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October 16, 2013

TCAPS, Weiming officials to sign agreement for Chinese students in Traverse City

TRAVERSE CITY — Officials from a Beijing-based education group are scheduled to arrive in town today to sign a student exchange agreement with Traverse City Area Public Schools.

TCAPS Superintendent Stephen Cousins and Hao Lin, chairman, founder and president of the Weiming Education Group, are supposed to sign off on tentative plans for a longterm student exchange program during a ceremony at the Traverse City Area Chamber of Commerce today.

TCAPS Board of Education President Kelly Hall, Traverse City Mayor Michael Estes, Northwestern Michigan College President Tim Nelson and chamber Executive Director Doug Luciani will speak during the event.

Hall said speakers represent Traverse City’s educational institutions, businesses and city government.

“The fact that we have such a breadth of community members attending ... demonstrates this is good for the entire region, not just the students of TCAPS,” Hall said. “This is bringing part of the world to Traverse City and northern Michigan in a way that we haven’t had.”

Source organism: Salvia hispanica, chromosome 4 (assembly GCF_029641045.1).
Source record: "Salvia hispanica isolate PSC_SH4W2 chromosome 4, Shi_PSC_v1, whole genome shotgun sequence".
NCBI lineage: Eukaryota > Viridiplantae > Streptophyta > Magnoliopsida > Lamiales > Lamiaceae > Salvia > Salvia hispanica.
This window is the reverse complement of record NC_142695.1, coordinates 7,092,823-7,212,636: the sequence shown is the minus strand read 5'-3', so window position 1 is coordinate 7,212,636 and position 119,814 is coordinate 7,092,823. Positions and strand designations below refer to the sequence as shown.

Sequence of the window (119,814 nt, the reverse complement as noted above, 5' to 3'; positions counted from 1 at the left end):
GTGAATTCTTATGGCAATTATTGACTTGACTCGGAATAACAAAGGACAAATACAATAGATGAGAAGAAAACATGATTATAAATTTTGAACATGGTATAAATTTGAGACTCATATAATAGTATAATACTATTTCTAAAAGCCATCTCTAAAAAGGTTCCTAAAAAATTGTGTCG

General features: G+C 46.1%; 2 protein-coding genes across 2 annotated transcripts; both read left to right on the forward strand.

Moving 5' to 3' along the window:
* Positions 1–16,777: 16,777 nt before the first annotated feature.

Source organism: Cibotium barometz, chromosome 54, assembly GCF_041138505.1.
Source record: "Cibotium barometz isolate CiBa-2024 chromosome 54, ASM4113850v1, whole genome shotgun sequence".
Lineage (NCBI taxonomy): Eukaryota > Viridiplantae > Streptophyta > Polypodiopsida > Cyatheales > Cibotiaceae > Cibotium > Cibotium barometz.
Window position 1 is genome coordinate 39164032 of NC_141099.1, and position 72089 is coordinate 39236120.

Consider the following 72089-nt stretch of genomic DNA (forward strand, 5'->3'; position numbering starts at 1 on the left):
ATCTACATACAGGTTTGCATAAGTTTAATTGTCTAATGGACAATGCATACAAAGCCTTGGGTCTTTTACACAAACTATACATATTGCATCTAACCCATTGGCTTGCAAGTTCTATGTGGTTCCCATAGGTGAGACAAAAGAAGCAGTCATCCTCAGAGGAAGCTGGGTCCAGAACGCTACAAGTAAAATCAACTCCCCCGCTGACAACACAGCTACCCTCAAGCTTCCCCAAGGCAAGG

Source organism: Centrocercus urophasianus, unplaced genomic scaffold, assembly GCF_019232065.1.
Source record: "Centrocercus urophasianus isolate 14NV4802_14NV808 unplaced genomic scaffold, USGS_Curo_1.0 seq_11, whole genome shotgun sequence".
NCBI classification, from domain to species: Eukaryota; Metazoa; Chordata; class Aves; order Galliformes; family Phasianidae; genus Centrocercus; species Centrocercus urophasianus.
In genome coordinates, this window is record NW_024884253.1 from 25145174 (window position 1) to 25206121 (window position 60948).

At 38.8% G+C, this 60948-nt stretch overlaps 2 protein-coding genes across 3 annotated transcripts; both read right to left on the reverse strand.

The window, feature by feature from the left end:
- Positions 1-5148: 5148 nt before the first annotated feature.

The agreement, approved last month by TCAPS’ school board, allows for up to 200 Chinese students to enroll in TCAPS annually for years to come, though district officials expect the program will start small and grow to larger numbers.

Weiming will pay TCAPS about $10,000 in tuition for each student, and the district can collect extra state school aid dollars for Chinese students enrolled as juniors.

Estes said he “applauds” TCAPS officials for crafting a partnership with education organizations in China.

“Here we are extending this message to one of the super powers, saying ‘you’re welcome to come here and interact with us,’” Estes said. “I think that has huge implications.”

Nine officials from Weiming are expected to attend the event at the chamber, said Jayne Mohr, an associate superintendent at TCAPS. Weiming officials also plan to visit other school districts and colleges in Michigan where they are forming partnerships, Mohr said.

Weiming officials could not be reached for comment.

The agreement scheduled to be signed today is non-binding. The two parties still need to develop a formal contract, Mohr said.

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